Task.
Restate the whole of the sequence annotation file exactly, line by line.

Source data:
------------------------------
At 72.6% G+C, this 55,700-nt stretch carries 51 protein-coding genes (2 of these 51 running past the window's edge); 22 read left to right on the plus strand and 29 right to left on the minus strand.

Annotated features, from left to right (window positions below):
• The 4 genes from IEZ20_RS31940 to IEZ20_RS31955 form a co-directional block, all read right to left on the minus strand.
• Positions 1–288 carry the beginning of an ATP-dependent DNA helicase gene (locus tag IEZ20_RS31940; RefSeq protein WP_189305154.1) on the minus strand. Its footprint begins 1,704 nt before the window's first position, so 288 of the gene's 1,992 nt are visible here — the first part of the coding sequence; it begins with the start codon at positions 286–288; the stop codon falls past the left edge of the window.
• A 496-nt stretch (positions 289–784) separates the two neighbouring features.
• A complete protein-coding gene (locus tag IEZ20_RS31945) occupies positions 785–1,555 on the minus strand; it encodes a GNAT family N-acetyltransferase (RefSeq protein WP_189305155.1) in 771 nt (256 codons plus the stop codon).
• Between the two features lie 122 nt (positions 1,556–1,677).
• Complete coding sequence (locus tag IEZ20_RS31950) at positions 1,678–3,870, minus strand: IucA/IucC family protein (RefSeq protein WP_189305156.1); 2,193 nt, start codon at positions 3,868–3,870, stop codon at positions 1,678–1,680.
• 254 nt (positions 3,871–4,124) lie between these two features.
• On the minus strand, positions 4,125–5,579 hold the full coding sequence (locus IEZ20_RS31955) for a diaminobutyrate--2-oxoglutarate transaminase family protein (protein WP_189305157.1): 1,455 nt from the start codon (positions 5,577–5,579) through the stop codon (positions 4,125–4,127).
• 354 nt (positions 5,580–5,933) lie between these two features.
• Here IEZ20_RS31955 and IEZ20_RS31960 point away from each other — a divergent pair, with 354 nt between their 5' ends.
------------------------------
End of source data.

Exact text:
At 72.6% G+C, this 55,700-nt stretch carries 51 protein-coding genes (2 of these 51 running past the window's edge); 22 read left to right on the plus strand and 29 right to left on the minus strand.

Annotated features, from left to right (window positions below):
• The 4 genes from IEZ20_RS31940 to IEZ20_RS31955 form a co-directional block, all read right to left on the minus strand.
• Positions 1–288 carry the beginning of an ATP-dependent DNA helicase gene (locus tag IEZ20_RS31940; RefSeq protein WP_189305154.1) on the minus strand. Its footprint begins 1,704 nt before the window's first position, so 288 of the gene's 1,992 nt are visible here — the first part of the coding sequence; it begins with the start codon at positions 286–288; the stop codon falls past the left edge of the window.
• A 496-nt stretch (positions 289–784) separates the two neighbouring features.
• A complete protein-coding gene (locus tag IEZ20_RS31945) occupies positions 785–1,555 on the minus strand; it encodes a GNAT family N-acetyltransferase (RefSeq protein WP_189305155.1) in 771 nt (256 codons plus the stop codon).
• Between the two features lie 122 nt (positions 1,556–1,677).
• Complete coding sequence (locus tag IEZ20_RS31950) at positions 1,678–3,870, minus strand: IucA/IucC family protein (RefSeq protein WP_189305156.1); 2,193 nt, start codon at positions 3,868–3,870, stop codon at positions 1,678–1,680.
• 254 nt (positions 3,871–4,124) lie between these two features.
• On the minus strand, positions 4,125–5,579 hold the full coding sequence (locus IEZ20_RS31955) for a diaminobutyrate--2-oxoglutarate transaminase family protein (protein WP_189305157.1): 1,455 nt from the start codon (positions 5,577–5,579) through the stop codon (positions 4,125–4,127).
• 354 nt (positions 5,580–5,933) lie between these two features.
• Here IEZ20_RS31955 and IEZ20_RS31960 point away from each other — a divergent pair, with 354 nt between their 5' ends.